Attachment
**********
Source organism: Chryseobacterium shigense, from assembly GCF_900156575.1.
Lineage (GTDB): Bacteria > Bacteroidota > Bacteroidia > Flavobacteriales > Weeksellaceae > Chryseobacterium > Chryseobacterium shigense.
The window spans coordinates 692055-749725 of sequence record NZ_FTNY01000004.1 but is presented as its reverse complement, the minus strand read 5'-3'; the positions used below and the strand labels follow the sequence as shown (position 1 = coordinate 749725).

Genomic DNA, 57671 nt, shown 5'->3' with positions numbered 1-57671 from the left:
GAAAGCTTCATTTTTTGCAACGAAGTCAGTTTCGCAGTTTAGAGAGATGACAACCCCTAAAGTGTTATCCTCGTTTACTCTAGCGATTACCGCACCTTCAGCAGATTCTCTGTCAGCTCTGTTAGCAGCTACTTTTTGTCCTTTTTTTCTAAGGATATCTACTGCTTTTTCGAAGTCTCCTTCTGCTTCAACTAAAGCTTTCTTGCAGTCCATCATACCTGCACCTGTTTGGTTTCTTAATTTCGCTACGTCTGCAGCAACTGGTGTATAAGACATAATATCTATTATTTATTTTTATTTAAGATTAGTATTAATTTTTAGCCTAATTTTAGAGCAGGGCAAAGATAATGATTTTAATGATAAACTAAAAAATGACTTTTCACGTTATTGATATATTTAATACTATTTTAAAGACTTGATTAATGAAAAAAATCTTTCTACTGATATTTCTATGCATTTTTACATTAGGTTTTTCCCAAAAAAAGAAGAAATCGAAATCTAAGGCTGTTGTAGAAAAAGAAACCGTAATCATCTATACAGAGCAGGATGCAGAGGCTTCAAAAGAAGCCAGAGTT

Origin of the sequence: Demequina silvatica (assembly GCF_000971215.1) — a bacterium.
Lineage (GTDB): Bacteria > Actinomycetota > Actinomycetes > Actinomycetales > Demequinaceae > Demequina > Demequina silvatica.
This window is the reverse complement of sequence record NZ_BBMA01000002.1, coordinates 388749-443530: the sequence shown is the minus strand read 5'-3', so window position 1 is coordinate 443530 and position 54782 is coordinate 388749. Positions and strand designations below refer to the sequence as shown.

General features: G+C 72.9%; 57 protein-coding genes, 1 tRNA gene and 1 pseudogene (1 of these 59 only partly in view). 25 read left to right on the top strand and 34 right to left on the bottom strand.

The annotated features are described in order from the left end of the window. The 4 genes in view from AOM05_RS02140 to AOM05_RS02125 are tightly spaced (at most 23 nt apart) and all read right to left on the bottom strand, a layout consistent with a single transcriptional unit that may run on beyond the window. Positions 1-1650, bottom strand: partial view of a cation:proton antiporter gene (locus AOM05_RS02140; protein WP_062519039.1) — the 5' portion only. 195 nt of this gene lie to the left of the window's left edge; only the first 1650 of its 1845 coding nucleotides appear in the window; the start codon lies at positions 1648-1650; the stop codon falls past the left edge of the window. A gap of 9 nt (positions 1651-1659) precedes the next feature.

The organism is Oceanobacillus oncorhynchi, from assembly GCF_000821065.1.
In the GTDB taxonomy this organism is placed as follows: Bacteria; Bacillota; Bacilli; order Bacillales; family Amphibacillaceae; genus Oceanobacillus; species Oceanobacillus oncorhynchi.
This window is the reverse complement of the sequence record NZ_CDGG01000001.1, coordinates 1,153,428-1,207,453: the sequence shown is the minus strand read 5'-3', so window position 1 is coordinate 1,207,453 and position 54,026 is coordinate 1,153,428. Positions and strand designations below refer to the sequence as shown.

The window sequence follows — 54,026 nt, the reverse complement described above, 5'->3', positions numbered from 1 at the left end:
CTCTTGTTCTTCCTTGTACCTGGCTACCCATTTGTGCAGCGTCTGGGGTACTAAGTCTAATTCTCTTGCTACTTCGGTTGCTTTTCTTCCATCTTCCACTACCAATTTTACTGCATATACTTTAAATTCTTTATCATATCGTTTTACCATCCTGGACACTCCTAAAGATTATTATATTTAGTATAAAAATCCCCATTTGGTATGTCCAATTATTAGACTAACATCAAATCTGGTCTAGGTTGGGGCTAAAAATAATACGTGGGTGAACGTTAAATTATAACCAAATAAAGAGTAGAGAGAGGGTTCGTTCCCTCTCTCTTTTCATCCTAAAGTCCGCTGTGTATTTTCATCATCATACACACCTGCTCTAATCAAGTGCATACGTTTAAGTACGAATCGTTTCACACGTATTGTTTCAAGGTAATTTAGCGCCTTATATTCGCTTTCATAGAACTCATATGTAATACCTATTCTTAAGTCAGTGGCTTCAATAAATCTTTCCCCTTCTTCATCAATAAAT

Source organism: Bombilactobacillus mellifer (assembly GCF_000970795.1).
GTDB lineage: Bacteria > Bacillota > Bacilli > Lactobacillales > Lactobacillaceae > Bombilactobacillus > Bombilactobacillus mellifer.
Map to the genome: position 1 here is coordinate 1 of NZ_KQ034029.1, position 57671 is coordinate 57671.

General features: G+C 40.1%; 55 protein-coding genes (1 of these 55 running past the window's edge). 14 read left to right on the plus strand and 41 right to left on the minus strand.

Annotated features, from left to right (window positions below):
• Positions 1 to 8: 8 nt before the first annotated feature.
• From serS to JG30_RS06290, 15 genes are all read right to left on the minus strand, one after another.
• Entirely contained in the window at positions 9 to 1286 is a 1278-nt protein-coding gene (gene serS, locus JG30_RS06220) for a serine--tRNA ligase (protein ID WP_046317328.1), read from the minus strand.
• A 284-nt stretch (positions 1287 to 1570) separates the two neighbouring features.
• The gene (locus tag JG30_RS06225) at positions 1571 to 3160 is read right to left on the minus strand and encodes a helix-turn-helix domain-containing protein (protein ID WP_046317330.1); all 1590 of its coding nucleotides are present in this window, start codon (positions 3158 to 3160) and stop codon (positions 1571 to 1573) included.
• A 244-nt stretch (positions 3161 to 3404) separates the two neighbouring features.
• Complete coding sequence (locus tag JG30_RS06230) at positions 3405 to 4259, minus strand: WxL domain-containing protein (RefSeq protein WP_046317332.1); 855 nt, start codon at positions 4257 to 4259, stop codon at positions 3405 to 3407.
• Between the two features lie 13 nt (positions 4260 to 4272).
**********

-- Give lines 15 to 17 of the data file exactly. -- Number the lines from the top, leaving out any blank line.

CTCTTGTTCTTCCTTGTACCTGGCTACCCATTTGTGCAGCGTCTGGGGTACTAAGTCTAATTCTCTTGCTACTTCGGTTGCTTTTCTTCCATCTTCCACTACCAATTTTACTGCATATACTTTAAATTCTTTATCATATCGTTTTACCATCCTGGACACTCCTAAAGATTATTATATTTAGTATAAAAATCCCCATTTGGTATGTCCAATTATTAGACTAACATCAAATCTGGTCTAGGTTGGGGCTAAAAATAATACGTGGGTGAACGTTAAATTATAACCAAATAAAGAGTAGAGAGAGGGTTCGTTCCCTCTCTCTTTTCATCCTAAAGTCCGCTGTGTATTTTCATCATCATACACACCTGCTCTAATCAAGTGCATACGTTTAAGTACGAATCGTTTCACACGTATTGTTTCAAGGTAATTTAGCGCCTTATATTCGCTTTCATAGAACTCATATGTAATACCTATTCTTAAGTCAGTGGCTTCAATAAATCTTTCCCCTTCTTCATCAATAAAT

Source organism: Bombilactobacillus mellifer (assembly GCF_000970795.1).
GTDB lineage: Bacteria > Bacillota > Bacilli > Lactobacillales > Lactobacillaceae > Bombilactobacillus > Bombilactobacillus mellifer.